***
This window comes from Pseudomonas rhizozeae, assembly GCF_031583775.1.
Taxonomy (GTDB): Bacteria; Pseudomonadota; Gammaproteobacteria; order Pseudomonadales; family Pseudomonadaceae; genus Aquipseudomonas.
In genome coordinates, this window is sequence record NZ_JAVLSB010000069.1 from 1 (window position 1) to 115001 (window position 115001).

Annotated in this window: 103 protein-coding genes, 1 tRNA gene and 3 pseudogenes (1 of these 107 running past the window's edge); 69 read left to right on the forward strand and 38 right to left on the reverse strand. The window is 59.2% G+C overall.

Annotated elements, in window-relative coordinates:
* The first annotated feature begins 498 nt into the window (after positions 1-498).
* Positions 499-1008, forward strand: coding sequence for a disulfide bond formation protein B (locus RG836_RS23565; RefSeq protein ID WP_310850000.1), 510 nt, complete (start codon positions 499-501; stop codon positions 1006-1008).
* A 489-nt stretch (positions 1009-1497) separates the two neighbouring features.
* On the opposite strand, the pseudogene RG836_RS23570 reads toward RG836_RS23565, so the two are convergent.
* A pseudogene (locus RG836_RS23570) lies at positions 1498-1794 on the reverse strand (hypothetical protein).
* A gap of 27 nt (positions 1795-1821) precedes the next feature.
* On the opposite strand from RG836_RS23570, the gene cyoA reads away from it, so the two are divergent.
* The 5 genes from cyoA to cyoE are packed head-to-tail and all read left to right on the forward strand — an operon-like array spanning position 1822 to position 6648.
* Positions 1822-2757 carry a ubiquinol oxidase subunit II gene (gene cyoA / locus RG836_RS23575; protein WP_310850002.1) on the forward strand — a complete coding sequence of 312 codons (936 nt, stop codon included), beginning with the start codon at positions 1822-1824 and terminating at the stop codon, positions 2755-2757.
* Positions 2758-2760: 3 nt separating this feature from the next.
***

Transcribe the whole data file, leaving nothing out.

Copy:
This window comes from Pseudomonas rhizozeae, assembly GCF_031583775.1.
Taxonomy (GTDB): Bacteria; Pseudomonadota; Gammaproteobacteria; order Pseudomonadales; family Pseudomonadaceae; genus Aquipseudomonas.
In genome coordinates, this window is sequence record NZ_JAVLSB010000069.1 from 1 (window position 1) to 115001 (window position 115001).

Annotated in this window: 103 protein-coding genes, 1 tRNA gene and 3 pseudogenes (1 of these 107 running past the window's edge); 69 read left to right on the forward strand and 38 right to left on the reverse strand. The window is 59.2% G+C overall.

Annotated elements, in window-relative coordinates:
* The first annotated feature begins 498 nt into the window (after positions 1-498).
* Positions 499-1008, forward strand: coding sequence for a disulfide bond formation protein B (locus RG836_RS23565; RefSeq protein ID WP_310850000.1), 510 nt, complete (start codon positions 499-501; stop codon positions 1006-1008).
* A 489-nt stretch (positions 1009-1497) separates the two neighbouring features.
* On the opposite strand, the pseudogene RG836_RS23570 reads toward RG836_RS23565, so the two are convergent.
* A pseudogene (locus RG836_RS23570) lies at positions 1498-1794 on the reverse strand (hypothetical protein).
* A gap of 27 nt (positions 1795-1821) precedes the next feature.
* On the opposite strand from RG836_RS23570, the gene cyoA reads away from it, so the two are divergent.
* The 5 genes from cyoA to cyoE are packed head-to-tail and all read left to right on the forward strand — an operon-like array spanning position 1822 to position 6648.
* Positions 1822-2757 carry a ubiquinol oxidase subunit II gene (gene cyoA / locus RG836_RS23575; protein WP_310850002.1) on the forward strand — a complete coding sequence of 312 codons (936 nt, stop codon included), beginning with the start codon at positions 1822-1824 and terminating at the stop codon, positions 2755-2757.
* Positions 2758-2760: 3 nt separating this feature from the next.